only ceasing his fire when all of his command, save his support, were over the bridge. Captain Reinhart's cavalry were cold and staid by me until order over the bridge.
the command with the artillery were posted then upon the left bank. I then joined General Evans, who was near the bridge,and in a few seconds discovered the railroad bridge on fire. At his request I immediately reported the fact to you. A short time after seeing you I accompanied you to the field. Clingman had recrossed and was on the right near the railroad. As I crossed in your company, Evans' command were crossing. He was starting a regiment in toward the railroad bridge when we crossed. I then accompanied you to the extreme right to the extreme right to Clingman's position, from whence I had informed you you could see the whole field. While with General Clingman a portion of his command had charged the enemy and rejoined his line while we were in company with him. Clingman's whole line then advanced, upon which we crossed to the left (General Evans' position). Upon reaching General Evans we found our whole line up to the railroad embankment. It was then dark and the firing had ceased. The large number of the enemy, strongly posted with numerous artillery, the darkness and extreme coldness of the night, induced me to give my opinion in the council in favor of withdrawing to the right bank of the river, which was effected deliberately before midnight.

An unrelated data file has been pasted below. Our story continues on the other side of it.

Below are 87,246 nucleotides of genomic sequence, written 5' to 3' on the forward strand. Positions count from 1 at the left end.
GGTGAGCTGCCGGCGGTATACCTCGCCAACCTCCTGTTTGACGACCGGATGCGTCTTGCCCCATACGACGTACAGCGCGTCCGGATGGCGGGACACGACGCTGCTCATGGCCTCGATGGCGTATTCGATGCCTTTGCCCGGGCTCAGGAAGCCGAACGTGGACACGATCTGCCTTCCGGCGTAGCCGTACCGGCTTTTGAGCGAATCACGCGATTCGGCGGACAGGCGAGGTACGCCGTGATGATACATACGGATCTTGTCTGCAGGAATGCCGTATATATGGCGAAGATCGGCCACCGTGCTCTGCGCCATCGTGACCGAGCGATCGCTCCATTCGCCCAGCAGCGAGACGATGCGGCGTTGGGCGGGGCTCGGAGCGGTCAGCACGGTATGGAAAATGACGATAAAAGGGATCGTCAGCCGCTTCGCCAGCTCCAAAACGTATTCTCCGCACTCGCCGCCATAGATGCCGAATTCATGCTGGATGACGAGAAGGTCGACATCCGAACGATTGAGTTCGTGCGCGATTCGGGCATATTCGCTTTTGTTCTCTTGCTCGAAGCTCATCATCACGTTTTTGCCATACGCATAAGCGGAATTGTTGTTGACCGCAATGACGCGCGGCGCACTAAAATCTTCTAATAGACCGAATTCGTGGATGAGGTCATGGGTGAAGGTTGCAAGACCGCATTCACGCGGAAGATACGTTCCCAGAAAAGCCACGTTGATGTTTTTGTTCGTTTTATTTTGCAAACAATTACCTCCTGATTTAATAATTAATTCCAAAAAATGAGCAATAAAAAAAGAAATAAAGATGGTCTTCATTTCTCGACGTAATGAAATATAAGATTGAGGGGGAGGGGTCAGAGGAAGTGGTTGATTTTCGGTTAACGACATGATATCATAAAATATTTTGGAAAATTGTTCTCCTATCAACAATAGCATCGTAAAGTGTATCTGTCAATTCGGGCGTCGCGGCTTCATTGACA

I have the honor to inclose the report of Colonel Pool.
W. H. STEVENS,
Lieutenant-Colonel of Engineers.
Major General GUSTAVUS W. SMITH.
No. 35. Reports of Brigadier General Nathan G. Evans, C. S. Army, commanding Brigade, of operations December 13-17.
KINSTON, N. C., December 14, 1862.
General Foster attacked Kinston yesterday with 15,000 men and nine gunboats. I fought him then hours. Haven driven back his gunboats. His army is still in my front. I think I can hold my position.
N. G. EVANS,
General S. COOPER.
HEADQUARTERS EVANS' BRIGADE, Near Goldsborough, N. C., December 20, 1862.
MAJOR: I have the honor to submit the following report of the action of the troops under my command in the recent engagements near Kinston, White Hall, and at the railroad bridge near this place:
On Saturday, the 13th instant, the enemy approached Kinston in considerable force and attacked the line of our forces under the immediate command of Colonel James D. Radcliffe, North Carolina Troops, who had taken position on the west side of Southwest Creek. At 10 o'clock I arrived on the ground and assumed command, and ordered Colonel Radcliffe to take command of the left wing at the crossing of the upper Trent